Harvey Weinstein Is Fired As Sexual Harassment Allegations Pile Up

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According to The Hollywood Reporter, famous film producer Harvey Weinstein has been fired from The Weinstein Company. The company's statement said, "In light of new information about misconduct by Harvey Weinstein that has emerged in the past few days, the directors of The Weinstein Company — Robert Weinstein, Lance Maerov, Richard Koenigsberg and Tarak Ben Ammar — have determined, and have informed Harvey Weinstein, that his employment with The Weinstein Company is terminated, effective immediately."

Weinstein Company's statement arrives after a searing set of allegations appeared in The New York Times on October 5. The report, titled as "Harvey Weinstein Paid Off Sexual Harassment Accusers For Decades," detailed a disturbing list of accusations of sexual harassment against Weinstein.

The company attempted to do some damage-control after the accusations surfaced in media. According to The Times, at least one-third of its board stepped down in protest while the company claimed that it would initiate an impartial and unbiased investigation conducted by an external law firm. After the The Times' report, Weinstein reportedly took an indefinite leave of absence.

As criticism on social media mounted against the film producer, Weinstein responded to the publication's report. He said that he was "sincerely" apologetic for the "pain" he had allegedly caused his colleagues. "I appreciate the way I’ve behaved with colleagues in the past has caused a lot of pain, and I sincerely apologize for it. Though I’m trying to do better, I know I have a long way to go."

In addition to his apology, Weinstein told TheWrap that he intended to sue The New York Times for apparently not giving him "enough time to respond." In a statement to TheWrap, Weinstein said, "I mean every word of that apology. The reason I am suing the New York Times is they didn’t give me enough time to respond."

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Weinstein's former adviser, Lisa Bloom, had told TheWrap about the film producer's plan to sue the publication while also stating that Weinstein "denies many of the accusations as patently false."

"We said, 'What is it, tell us the allegations, we will respond. Harvey is going to be admitting some stuff,'" Bloom said. "Two days ago, after begging, they gave us a couple dozen allegations that spanned 30 years and a dozen countries. They said we have until 1:00pm today. We said 'Why?' They never said."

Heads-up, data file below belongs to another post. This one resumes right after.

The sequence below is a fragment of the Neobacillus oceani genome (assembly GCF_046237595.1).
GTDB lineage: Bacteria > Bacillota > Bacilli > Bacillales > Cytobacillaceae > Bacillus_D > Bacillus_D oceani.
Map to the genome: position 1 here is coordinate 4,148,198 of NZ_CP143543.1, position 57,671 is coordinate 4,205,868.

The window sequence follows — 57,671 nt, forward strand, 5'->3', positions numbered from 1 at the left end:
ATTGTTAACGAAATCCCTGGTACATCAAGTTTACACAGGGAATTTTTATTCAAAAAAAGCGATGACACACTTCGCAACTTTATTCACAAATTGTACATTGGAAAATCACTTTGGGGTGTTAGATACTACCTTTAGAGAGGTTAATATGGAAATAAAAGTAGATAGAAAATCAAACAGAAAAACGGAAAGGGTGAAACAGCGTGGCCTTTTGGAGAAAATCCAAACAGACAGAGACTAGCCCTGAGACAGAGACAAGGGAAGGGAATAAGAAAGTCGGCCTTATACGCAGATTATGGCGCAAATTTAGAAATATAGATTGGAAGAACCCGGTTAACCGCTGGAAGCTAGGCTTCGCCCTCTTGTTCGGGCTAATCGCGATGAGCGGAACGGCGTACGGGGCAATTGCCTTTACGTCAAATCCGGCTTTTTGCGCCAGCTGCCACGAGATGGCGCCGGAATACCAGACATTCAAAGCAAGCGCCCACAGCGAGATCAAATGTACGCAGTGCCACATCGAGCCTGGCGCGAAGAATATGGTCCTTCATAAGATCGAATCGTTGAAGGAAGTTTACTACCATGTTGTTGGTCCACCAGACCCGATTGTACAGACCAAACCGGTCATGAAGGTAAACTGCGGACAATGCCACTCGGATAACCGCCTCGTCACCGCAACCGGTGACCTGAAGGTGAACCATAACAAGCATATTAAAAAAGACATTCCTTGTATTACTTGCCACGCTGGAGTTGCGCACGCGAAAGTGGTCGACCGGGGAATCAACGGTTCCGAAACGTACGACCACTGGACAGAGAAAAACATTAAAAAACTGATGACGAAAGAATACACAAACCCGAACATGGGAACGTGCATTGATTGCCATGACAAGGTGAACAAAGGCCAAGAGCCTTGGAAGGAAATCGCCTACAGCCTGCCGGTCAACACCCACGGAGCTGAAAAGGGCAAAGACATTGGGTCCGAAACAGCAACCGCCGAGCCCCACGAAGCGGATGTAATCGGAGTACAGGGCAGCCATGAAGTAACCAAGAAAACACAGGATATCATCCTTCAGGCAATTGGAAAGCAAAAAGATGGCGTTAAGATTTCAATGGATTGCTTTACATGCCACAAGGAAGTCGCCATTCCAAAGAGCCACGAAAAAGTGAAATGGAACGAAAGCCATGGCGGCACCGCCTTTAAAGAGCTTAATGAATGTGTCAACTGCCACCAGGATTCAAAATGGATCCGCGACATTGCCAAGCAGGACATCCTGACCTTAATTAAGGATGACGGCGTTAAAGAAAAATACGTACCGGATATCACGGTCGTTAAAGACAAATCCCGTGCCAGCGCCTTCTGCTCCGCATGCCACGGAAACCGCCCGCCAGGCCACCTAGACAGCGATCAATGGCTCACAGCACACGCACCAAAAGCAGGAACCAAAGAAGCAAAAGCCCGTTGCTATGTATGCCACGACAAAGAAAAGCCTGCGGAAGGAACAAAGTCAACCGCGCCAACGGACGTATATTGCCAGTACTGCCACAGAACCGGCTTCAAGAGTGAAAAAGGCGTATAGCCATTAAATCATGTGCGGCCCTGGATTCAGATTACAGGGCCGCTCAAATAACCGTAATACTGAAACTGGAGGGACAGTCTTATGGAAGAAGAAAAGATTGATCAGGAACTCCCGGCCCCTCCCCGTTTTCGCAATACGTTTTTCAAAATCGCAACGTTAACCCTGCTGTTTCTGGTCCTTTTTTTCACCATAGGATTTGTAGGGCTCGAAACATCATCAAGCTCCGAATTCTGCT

The New York Times responded to Weinstein and Bloom's statements and told TheWrap that it was "confident" in the authenticity of the allegations against the film mogul in its published report. It also claimed that Weinstein had "ample" time to respond to the accusations.

"We are confident in the accuracy and fairness of our reporting. Mr. Weinstein had ample time to respond to specific allegations, which dealt with events that he had first-hand knowledge of, before our story published," a Times spokesperson told TheWrap. "We published his entire response, which acknowledges a history he now regrets. But the real issue is whether the story is accurate. Mr. Weinstein has not challenged any facts in our story.”

Two days after Bloom's statement appeared in the media, the adviser resigned from her position while tweeting, "I have resigned as an advisor to Harvey Weinstein. My understanding is that Mr. Weinstein and his board are moving toward an agreement."

Prior to Weinstein's termination, The Weinstein Company had stated that he would seek counseling for his "problems." The statement from the company's four board members - Lance Maerov, Tarek Ben Ammar, Bob Weinstein, and Richard Koenigsberg - said, "As Harvey has said, it is important for him to get professional help for the problems he has acknowledged."

If you or someone you know has been sexually assaulted, call the National Sexual Assault Telephone Hotline at 800-656-HOPE (4673) or visit online.rainn.org.